Warmer weather can be both a blessing and a curse if you have eczema – some people see a marked improvement in their skin, while others experience a decline. So what steps can you take proactively to help?
Be ‘sun smart’ by applying sunscreen, staying in the shade between 11am and 3pm, wearing clothing that offers additional protection (such as long-sleeved tops or items that have built-in UV protection) and putting on a hat and sunglasses.
But don’t rely on it! Even if you’re sitting completely in the shade you are still indirectly exposed to the sun’s rays when they are reflected off surfaces such as water, sand and concrete. Always protect your skin, even in the shade.
If you have eczema, moisture loss is already a significant issue for your skin. Warmer temperatures therefore mean you need to take on more liquids to ensure your body stays well hydrated.
Avoid extremes of temperature
Try to maintain an even body temperature, i.e. don’t go directly from an air-conditioned office to a sunny park on your lunch break.
Keep your cool
Sweat can be a huge irritant for those with eczema so choose clothing that allows your skin to ‘breathe’, such as loose-fitting garments made of natural fibres.
If you are using a moisturiser that is greasy or oily, be careful not to overdo the application of the moisturiser as this can cause a ‘frying’ effect in the sun. Leave a gap of at least 30 minutes between applying emollient and sunscreen to ensure that the sunscreen retains its protective properties.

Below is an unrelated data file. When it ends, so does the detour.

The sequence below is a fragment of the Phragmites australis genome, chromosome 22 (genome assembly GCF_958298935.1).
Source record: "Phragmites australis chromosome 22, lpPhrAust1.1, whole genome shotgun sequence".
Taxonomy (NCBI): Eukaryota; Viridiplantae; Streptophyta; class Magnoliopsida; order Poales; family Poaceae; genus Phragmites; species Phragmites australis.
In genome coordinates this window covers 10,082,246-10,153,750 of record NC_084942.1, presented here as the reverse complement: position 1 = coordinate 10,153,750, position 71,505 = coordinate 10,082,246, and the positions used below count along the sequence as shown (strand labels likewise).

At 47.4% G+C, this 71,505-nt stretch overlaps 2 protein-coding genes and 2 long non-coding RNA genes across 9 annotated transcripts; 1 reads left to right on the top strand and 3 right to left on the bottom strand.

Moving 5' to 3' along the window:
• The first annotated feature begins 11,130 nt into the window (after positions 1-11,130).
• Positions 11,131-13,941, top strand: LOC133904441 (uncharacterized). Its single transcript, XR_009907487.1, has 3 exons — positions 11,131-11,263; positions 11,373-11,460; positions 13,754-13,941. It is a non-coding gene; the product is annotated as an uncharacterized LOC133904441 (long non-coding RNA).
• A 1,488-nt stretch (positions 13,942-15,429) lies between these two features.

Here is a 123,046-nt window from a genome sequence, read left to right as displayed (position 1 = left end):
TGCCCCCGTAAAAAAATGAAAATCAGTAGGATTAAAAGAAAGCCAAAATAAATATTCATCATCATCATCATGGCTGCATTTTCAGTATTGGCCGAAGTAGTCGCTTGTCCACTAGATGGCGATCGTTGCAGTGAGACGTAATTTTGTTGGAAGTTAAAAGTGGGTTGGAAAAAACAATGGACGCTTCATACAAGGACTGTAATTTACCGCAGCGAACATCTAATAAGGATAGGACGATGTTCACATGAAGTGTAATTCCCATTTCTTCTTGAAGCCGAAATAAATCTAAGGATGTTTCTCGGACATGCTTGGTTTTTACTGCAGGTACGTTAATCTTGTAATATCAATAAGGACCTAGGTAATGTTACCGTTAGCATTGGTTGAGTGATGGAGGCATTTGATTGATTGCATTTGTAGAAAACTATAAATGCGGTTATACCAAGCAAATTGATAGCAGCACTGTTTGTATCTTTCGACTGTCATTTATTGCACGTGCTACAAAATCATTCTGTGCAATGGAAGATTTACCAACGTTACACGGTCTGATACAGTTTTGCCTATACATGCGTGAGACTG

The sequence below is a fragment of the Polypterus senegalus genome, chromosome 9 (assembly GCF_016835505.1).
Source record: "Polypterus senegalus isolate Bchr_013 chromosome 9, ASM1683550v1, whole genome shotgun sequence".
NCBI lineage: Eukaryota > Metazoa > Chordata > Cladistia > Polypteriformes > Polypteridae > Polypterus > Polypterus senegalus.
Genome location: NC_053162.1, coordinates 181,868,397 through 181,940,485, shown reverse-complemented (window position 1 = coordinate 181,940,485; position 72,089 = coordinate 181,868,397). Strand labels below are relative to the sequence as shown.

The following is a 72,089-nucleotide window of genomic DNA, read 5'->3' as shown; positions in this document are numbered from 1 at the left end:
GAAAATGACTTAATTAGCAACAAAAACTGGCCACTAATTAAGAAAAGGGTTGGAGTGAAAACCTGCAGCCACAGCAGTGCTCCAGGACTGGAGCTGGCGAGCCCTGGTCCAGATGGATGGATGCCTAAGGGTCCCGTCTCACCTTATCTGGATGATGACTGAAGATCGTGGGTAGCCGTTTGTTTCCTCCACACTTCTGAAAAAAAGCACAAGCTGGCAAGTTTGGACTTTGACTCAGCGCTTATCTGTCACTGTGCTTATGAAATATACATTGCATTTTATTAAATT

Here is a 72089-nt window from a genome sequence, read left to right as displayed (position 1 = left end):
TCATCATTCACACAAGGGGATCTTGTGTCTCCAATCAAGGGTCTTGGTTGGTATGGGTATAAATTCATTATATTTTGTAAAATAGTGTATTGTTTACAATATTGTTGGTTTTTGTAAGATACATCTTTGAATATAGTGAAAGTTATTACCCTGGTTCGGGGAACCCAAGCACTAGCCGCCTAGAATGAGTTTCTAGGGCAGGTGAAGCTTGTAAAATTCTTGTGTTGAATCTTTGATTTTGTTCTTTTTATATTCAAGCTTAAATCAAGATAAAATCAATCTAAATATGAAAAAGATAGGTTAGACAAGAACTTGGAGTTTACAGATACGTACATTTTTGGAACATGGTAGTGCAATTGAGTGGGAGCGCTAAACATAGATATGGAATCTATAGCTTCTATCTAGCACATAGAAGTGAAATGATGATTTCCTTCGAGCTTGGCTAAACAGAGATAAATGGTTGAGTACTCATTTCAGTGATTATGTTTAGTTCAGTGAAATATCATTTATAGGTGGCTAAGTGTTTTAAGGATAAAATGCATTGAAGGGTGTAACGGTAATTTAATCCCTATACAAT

Review your medication
Many drugs, including some used to treat eczema, can cause phototoxic reactions so be sure to review the patient information. People who are using topical calcineurin inhibitors such as tacrolimus (Protopic) and pimecrolimus (Elidel) are advised to protect the treated area from sunlight (by covering up or applying sunscreen) to avoid the theoretical risk of developing skin cancer.
Plan in advance
Sun cream is one of the biggest sources of frustration for those with eczema and needs to be tackled early:
- While a product may have suited your skin the last time you bought it, always check if the formulation has changed before buying it again.
- If you find something that works, consider stockpiling a few bottles in case the manufacturer suddenly stops making it – always monitor the ‘use by’ dates though.
- If you’re still seeking that elusive ‘good fit’ with your skin, approach brands about supplying you with a sample to try prior to purchase and test it on your inner arm once a day for 5 days.
- Many people with eczema find that mineral-based sunscreens are less irritating than chemical absorbers, but this isn’t true for everyone.
- Unperfumed products are less likely to trigger a flare.
More tips can be found on our Sun and eczema page.